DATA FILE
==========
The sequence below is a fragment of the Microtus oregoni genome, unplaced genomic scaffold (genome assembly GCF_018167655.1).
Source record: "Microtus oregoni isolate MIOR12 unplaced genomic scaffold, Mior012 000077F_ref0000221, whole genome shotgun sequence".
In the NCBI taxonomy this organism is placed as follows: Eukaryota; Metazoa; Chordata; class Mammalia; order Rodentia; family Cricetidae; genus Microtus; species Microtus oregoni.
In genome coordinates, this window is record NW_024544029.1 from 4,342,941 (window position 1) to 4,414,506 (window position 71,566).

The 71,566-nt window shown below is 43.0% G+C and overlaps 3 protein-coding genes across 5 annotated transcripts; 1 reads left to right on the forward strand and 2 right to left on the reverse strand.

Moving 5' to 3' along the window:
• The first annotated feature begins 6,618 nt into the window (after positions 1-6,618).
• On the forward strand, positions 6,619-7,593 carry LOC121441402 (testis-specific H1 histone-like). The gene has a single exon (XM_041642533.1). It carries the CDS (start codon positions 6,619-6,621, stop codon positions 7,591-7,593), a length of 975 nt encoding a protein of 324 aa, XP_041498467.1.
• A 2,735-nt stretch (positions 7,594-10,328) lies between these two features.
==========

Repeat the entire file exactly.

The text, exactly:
The sequence below is a fragment of the Microtus oregoni genome, unplaced genomic scaffold (genome assembly GCF_018167655.1).
Source record: "Microtus oregoni isolate MIOR12 unplaced genomic scaffold, Mior012 000077F_ref0000221, whole genome shotgun sequence".
In the NCBI taxonomy this organism is placed as follows: Eukaryota; Metazoa; Chordata; class Mammalia; order Rodentia; family Cricetidae; genus Microtus; species Microtus oregoni.
In genome coordinates, this window is record NW_024544029.1 from 4,342,941 (window position 1) to 4,414,506 (window position 71,566).

The 71,566-nt window shown below is 43.0% G+C and overlaps 3 protein-coding genes across 5 annotated transcripts; 1 reads left to right on the forward strand and 2 right to left on the reverse strand.

Moving 5' to 3' along the window:
• The first annotated feature begins 6,618 nt into the window (after positions 1-6,618).
• On the forward strand, positions 6,619-7,593 carry LOC121441402 (testis-specific H1 histone-like). The gene has a single exon (XM_041642533.1). It carries the CDS (start codon positions 6,619-6,621, stop codon positions 7,591-7,593), a length of 975 nt encoding a protein of 324 aa, XP_041498467.1.
• A 2,735-nt stretch (positions 7,594-10,328) lies between these two features.